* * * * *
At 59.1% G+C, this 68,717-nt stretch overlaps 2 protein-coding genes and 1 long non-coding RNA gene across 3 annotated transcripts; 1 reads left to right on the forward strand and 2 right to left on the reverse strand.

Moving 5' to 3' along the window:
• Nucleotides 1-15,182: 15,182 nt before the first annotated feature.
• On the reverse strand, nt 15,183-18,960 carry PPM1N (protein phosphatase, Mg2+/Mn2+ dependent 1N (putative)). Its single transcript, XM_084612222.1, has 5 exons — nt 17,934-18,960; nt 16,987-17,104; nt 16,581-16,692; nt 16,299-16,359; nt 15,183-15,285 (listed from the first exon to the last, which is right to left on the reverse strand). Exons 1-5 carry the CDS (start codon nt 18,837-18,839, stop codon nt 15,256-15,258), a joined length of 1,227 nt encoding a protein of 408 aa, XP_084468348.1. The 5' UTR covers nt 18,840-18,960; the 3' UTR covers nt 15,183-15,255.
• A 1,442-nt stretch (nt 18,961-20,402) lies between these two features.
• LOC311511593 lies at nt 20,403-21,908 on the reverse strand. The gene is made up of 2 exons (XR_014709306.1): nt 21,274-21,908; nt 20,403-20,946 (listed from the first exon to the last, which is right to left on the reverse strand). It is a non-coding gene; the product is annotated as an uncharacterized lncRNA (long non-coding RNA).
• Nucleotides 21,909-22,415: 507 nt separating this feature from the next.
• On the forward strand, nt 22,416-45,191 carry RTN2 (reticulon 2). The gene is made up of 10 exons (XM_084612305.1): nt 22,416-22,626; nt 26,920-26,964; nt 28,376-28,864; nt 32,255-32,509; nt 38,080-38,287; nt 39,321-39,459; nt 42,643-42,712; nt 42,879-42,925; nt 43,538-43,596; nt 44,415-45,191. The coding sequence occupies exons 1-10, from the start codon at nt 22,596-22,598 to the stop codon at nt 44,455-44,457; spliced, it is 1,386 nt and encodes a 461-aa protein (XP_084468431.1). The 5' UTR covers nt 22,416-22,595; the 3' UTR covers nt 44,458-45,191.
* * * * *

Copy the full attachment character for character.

At 59.1% G+C, this 68,717-nt stretch overlaps 2 protein-coding genes and 1 long non-coding RNA gene across 3 annotated transcripts; 1 reads left to right on the forward strand and 2 right to left on the reverse strand.

Moving 5' to 3' along the window:
• Nucleotides 1-15,182: 15,182 nt before the first annotated feature.
• On the reverse strand, nt 15,183-18,960 carry PPM1N (protein phosphatase, Mg2+/Mn2+ dependent 1N (putative)). Its single transcript, XM_084612222.1, has 5 exons — nt 17,934-18,960; nt 16,987-17,104; nt 16,581-16,692; nt 16,299-16,359; nt 15,183-15,285 (listed from the first exon to the last, which is right to left on the reverse strand). Exons 1-5 carry the CDS (start codon nt 18,837-18,839, stop codon nt 15,256-15,258), a joined length of 1,227 nt encoding a protein of 408 aa, XP_084468348.1. The 5' UTR covers nt 18,840-18,960; the 3' UTR covers nt 15,183-15,255.
• A 1,442-nt stretch (nt 18,961-20,402) lies between these two features.
• LOC311511593 lies at nt 20,403-21,908 on the reverse strand. The gene is made up of 2 exons (XR_014709306.1): nt 21,274-21,908; nt 20,403-20,946 (listed from the first exon to the last, which is right to left on the reverse strand). It is a non-coding gene; the product is annotated as an uncharacterized lncRNA (long non-coding RNA).
• Nucleotides 21,909-22,415: 507 nt separating this feature from the next.
• On the forward strand, nt 22,416-45,191 carry RTN2 (reticulon 2). The gene is made up of 10 exons (XM_084612305.1): nt 22,416-22,626; nt 26,920-26,964; nt 28,376-28,864; nt 32,255-32,509; nt 38,080-38,287; nt 39,321-39,459; nt 42,643-42,712; nt 42,879-42,925; nt 43,538-43,596; nt 44,415-45,191. The coding sequence occupies exons 1-10, from the start codon at nt 22,596-22,598 to the stop codon at nt 44,455-44,457; spliced, it is 1,386 nt and encodes a 461-aa protein (XP_084468431.1). The 5' UTR covers nt 22,416-22,595; the 3' UTR covers nt 44,458-45,191.